Archive for the ‘Development’ Category

Using Eclipse on an Asus Eee PC

Wednesday, December 10th, 2008

Image of Eee PC screenIt has been four months since I purchased a Eee PC 901. I’ve been almost exclusively working on my Eee PC and I must say I am having a really great time with it.

Back in May, I worked out a little simulation of using Eclipse on an Eee PC, so I will revisit that post, now that I have been working with this set up for a good amount of time.

In this entry, I’ll take a look at how the Eee PC 901 is able to stand up against development using Eclipse. This entry will be looking at the performance, usability aspects, along with some tips on getting the most of the Eee PC as a Eclipse development platform.

Performance

In terms of performance, the Eee PC 901 is adequate to handle the Eclipse IDE. The system is equipped with an Intel Atom N270 processor running at 1.6 GHz. (In reality, the processor has a variable clock speed feature, which allows it to run at several clock rates between 600 MHz to 1680 MHz depending on the power settings and workload.) The processor seems a little bit on the slow side for a modern processor, however, that it seems to be able to handle the tasks of compiling and running relatively small Java projects that I work with under Eclipse without too much trouble.

However, there is an issue when it comes to the disk access. For most disk I/O operations such as booting up the system or launching and using applications, the Eee PC’s solid state drive is quite fast, however, the drive can come to a crawl when writing many small files. This may be problematic when compiling large projects with many source files, as the compiler reads and writes many source and object files, respectively. Tasks that exhibit similar read/write patterns seems to cause system slowdowns.

Keyboard and Mouse

Image of Eee PC keyboardThe keyboard and mouse may take a little bit of getting used to. In terms of the keyboard, it is a little bit on the small side of things. In my case, it took a couple days to get used to the keyboard’s layout and size, but after using it for a week, I felt quite comfortable with the small keyboard.

As with other laptop keyboards, there is a function (“Fn”) key which is used to invoke certain keystrokes. For example, the Page Down, Page Up, Home and End keys are invoked by a combination of the Fn key along with one of the arrow keys. At first, this may seem like inconvenience, however, I’ve found it to be the opposite, as it means that I don’t have to move my hand around as much on the keyboard. (Some laptops have tiny Page Up and Page Down keys that are at the top row of the keyboard, which I found inconvenient.) Of course, this is a personal preference, so as they say, your mileage may vary.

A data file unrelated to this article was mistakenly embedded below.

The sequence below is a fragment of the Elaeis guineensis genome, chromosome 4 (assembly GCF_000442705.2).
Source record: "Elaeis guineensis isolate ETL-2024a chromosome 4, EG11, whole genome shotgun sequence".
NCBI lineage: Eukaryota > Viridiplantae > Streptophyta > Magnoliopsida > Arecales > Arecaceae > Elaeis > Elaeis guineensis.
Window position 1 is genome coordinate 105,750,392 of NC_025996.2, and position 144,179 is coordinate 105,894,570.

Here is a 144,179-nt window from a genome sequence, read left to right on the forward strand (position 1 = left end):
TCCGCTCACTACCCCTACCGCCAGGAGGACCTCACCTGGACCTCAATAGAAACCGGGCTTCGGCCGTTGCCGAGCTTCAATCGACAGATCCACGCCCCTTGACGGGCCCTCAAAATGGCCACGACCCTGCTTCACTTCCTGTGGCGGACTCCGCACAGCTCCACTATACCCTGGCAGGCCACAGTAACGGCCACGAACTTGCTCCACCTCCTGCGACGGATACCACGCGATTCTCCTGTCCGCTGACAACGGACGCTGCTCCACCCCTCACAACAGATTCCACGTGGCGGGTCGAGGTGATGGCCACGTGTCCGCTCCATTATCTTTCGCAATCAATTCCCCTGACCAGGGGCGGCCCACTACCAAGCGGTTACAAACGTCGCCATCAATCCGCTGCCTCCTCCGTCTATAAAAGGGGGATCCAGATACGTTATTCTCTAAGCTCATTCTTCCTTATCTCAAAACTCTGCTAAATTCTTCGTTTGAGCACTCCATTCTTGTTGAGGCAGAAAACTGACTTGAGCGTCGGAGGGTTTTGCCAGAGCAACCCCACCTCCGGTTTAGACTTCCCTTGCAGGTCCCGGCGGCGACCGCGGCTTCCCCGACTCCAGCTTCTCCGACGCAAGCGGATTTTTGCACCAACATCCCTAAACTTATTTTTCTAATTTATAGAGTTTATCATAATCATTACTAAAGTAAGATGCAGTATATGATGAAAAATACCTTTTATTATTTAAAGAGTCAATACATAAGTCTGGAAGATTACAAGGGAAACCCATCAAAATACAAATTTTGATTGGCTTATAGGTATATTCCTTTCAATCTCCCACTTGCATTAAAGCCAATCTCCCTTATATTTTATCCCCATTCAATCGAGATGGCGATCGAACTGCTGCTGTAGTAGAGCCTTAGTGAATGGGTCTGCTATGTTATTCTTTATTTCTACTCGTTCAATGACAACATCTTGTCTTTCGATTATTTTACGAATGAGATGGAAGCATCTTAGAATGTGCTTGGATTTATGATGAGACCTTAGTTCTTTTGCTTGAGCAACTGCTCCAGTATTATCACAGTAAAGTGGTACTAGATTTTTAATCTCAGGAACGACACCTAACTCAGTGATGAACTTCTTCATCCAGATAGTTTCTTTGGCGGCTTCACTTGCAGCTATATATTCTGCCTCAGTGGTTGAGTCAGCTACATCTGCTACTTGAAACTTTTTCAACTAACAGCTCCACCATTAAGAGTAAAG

The mouse on the Eee PC is a touchpad, which is a little bit small and may be a little bit dull in terms of sensitivity. One interesting feature of the Eee PC is that the touchpad supports multi-touch, allowing the invocation of the vertical scroll (like a mouse wheel) by sliding two fingers up and down on the touchpad. This is one feature I found quite useful when looking at long documents on the browser or scrolling through code in Eclipse.

Screen Resolution

Before purchasing my Eee PC, one of the biggest concerns for running Eclipse on the lightweight machine was whether the small screen would make it difficult for development. In the previous entry, I was assuming that I would purchase an Eee PC 700 series which has a 7 inch LCD display with a resolution of 800 x 480 pixels. However, the 901 model I purchased has a 8.9 inch screen with a resolution of 1024 x 600 pixels. The difference in the screen size results in an increase of 60% of screen real estate on the 900 series in comparison to the 700 series.

Eclipse on a 800 x 480 screen

Eclipse on a 800 x 480 screen. (Simulation of a Eee PC 700 series)

Eclipse on a 1024 x 600 screen

Eclipse on a 1024x 600 screen.

The increase in screen size is a very welcome feature of the Eee PC 901. In fact, the increase makes using Eclipse much more pleasant. One of the biggest factors is the 33% increase in the vertical resolution of the display.

The vertical resolution is important because it affects the number of lines of code which can be displayed on the screen at once. With less lines that can be displayed on the screen, it would mean that more scrolling would be required, which is time-consuming and can also be distracting and possibly lead to difficulty in understanding the code which is being viewed at the time.

Finally, in terms of overall quality of the screen, I must say that it is very good. The screen itself is very crisp and clear; it gives an impression of a very high resolution screen. In contrast to larger laptop displays with similar screen resolutions, the Eee PC is much clearer and is a pleasure to look at. However, one downside may be that the backlight may be a little bit weak to use in very bright light conditions, but that is a general problem with most laptop LCD screens anyway.